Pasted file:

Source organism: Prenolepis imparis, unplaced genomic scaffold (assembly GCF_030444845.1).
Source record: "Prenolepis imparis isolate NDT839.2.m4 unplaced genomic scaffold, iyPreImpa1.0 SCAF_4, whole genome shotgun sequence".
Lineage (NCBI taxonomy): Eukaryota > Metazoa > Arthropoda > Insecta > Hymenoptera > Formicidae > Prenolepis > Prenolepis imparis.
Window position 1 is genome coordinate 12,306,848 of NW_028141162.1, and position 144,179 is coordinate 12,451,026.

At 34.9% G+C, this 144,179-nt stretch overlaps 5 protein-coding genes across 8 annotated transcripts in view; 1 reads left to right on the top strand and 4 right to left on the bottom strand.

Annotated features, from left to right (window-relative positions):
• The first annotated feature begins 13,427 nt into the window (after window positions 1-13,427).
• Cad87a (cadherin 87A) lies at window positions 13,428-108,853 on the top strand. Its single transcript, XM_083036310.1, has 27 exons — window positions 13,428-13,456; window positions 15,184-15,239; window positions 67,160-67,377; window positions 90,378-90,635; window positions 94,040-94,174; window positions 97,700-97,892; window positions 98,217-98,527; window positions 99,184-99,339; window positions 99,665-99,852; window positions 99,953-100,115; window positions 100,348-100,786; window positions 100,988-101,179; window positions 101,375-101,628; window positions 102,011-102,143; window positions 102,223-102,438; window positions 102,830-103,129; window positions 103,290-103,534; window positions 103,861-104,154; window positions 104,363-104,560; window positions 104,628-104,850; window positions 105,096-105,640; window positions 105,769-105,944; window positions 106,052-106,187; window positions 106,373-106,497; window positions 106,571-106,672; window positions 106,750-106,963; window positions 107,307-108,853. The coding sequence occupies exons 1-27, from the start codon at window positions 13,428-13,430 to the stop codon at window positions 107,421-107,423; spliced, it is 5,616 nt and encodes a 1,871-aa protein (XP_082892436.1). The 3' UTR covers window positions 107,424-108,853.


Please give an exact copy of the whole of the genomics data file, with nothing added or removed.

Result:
Source organism: Prenolepis imparis, unplaced genomic scaffold (assembly GCF_030444845.1).
Source record: "Prenolepis imparis isolate NDT839.2.m4 unplaced genomic scaffold, iyPreImpa1.0 SCAF_4, whole genome shotgun sequence".
Lineage (NCBI taxonomy): Eukaryota > Metazoa > Arthropoda > Insecta > Hymenoptera > Formicidae > Prenolepis > Prenolepis imparis.
Window position 1 is genome coordinate 12,306,848 of NW_028141162.1, and position 144,179 is coordinate 12,451,026.

At 34.9% G+C, this 144,179-nt stretch overlaps 5 protein-coding genes across 8 annotated transcripts in view; 1 reads left to right on the top strand and 4 right to left on the bottom strand.

Annotated features, from left to right (window-relative positions):
• The first annotated feature begins 13,427 nt into the window (after window positions 1-13,427).
• Cad87a (cadherin 87A) lies at window positions 13,428-108,853 on the top strand. Its single transcript, XM_083036310.1, has 27 exons — window positions 13,428-13,456; window positions 15,184-15,239; window positions 67,160-67,377; window positions 90,378-90,635; window positions 94,040-94,174; window positions 97,700-97,892; window positions 98,217-98,527; window positions 99,184-99,339; window positions 99,665-99,852; window positions 99,953-100,115; window positions 100,348-100,786; window positions 100,988-101,179; window positions 101,375-101,628; window positions 102,011-102,143; window positions 102,223-102,438; window positions 102,830-103,129; window positions 103,290-103,534; window positions 103,861-104,154; window positions 104,363-104,560; window positions 104,628-104,850; window positions 105,096-105,640; window positions 105,769-105,944; window positions 106,052-106,187; window positions 106,373-106,497; window positions 106,571-106,672; window positions 106,750-106,963; window positions 107,307-108,853. The coding sequence occupies exons 1-27, from the start codon at window positions 13,428-13,430 to the stop codon at window positions 107,421-107,423; spliced, it is 5,616 nt and encodes a 1,871-aa protein (XP_082892436.1). The 3' UTR covers window positions 107,424-108,853.